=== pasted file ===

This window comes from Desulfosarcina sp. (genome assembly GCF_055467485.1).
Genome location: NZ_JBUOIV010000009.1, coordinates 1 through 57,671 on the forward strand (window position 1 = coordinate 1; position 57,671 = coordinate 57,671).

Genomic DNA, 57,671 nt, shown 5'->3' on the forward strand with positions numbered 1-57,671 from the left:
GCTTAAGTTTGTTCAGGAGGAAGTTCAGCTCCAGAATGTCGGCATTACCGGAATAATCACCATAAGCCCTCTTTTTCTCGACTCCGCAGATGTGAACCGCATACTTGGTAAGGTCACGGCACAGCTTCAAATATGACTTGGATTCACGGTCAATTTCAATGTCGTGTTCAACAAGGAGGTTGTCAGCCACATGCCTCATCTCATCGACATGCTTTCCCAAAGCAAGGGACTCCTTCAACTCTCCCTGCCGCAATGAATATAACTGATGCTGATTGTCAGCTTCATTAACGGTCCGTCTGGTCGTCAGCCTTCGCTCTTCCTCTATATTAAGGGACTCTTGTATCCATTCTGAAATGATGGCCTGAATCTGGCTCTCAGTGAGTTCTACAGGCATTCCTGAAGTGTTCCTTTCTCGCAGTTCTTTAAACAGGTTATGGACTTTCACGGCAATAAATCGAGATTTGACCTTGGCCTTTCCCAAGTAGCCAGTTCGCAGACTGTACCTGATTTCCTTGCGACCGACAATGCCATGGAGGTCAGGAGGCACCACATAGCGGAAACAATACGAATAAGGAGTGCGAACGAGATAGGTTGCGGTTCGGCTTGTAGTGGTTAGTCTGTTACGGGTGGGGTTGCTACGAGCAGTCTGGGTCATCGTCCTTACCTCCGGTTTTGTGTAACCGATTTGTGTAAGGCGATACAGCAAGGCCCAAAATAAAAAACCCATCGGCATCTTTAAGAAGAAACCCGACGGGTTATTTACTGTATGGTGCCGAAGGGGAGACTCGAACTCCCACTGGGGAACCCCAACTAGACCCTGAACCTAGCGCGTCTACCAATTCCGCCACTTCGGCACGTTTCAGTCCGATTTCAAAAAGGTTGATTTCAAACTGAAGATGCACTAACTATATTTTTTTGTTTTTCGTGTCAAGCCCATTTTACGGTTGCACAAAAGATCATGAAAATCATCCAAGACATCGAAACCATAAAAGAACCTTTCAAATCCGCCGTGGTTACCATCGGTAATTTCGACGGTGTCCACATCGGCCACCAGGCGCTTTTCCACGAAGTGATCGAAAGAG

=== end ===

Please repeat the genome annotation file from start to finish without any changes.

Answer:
This window comes from Desulfosarcina sp. (genome assembly GCF_055467485.1).
Genome location: NZ_JBUOIV010000009.1, coordinates 1 through 57,671 on the forward strand (window position 1 = coordinate 1; position 57,671 = coordinate 57,671).

Genomic DNA, 57,671 nt, shown 5'->3' on the forward strand with positions numbered 1-57,671 from the left:
GCTTAAGTTTGTTCAGGAGGAAGTTCAGCTCCAGAATGTCGGCATTACCGGAATAATCACCATAAGCCCTCTTTTTCTCGACTCCGCAGATGTGAACCGCATACTTGGTAAGGTCACGGCACAGCTTCAAATATGACTTGGATTCACGGTCAATTTCAATGTCGTGTTCAACAAGGAGGTTGTCAGCCACATGCCTCATCTCATCGACATGCTTTCCCAAAGCAAGGGACTCCTTCAACTCTCCCTGCCGCAATGAATATAACTGATGCTGATTGTCAGCTTCATTAACGGTCCGTCTGGTCGTCAGCCTTCGCTCTTCCTCTATATTAAGGGACTCTTGTATCCATTCTGAAATGATGGCCTGAATCTGGCTCTCAGTGAGTTCTACAGGCATTCCTGAAGTGTTCCTTTCTCGCAGTTCTTTAAACAGGTTATGGACTTTCACGGCAATAAATCGAGATTTGACCTTGGCCTTTCCCAAGTAGCCAGTTCGCAGACTGTACCTGATTTCCTTGCGACCGACAATGCCATGGAGGTCAGGAGGCACCACATAGCGGAAACAATACGAATAAGGAGTGCGAACGAGATAGGTTGCGGTTCGGCTTGTAGTGGTTAGTCTGTTACGGGTGGGGTTGCTACGAGCAGTCTGGGTCATCGTCCTTACCTCCGGTTTTGTGTAACCGATTTGTGTAAGGCGATACAGCAAGGCCCAAAATAAAAAACCCATCGGCATCTTTAAGAAGAAACCCGACGGGTTATTTACTGTATGGTGCCGAAGGGGAGACTCGAACTCCCACTGGGGAACCCCAACTAGACCCTGAACCTAGCGCGTCTACCAATTCCGCCACTTCGGCACGTTTCAGTCCGATTTCAAAAAGGTTGATTTCAAACTGAAGATGCACTAACTATATTTTTTTGTTTTTCGTGTCAAGCCCATTTTACGGTTGCACAAAAGATCATGAAAATCATCCAAGACATCGAAACCATAAAAGAACCTTTCAAATCCGCCGTGGTTACCATCGGTAATTTCGACGGTGTCCACATCGGCCACCAGGCGCTTTTCCACGAAGTGATCGAAAGAG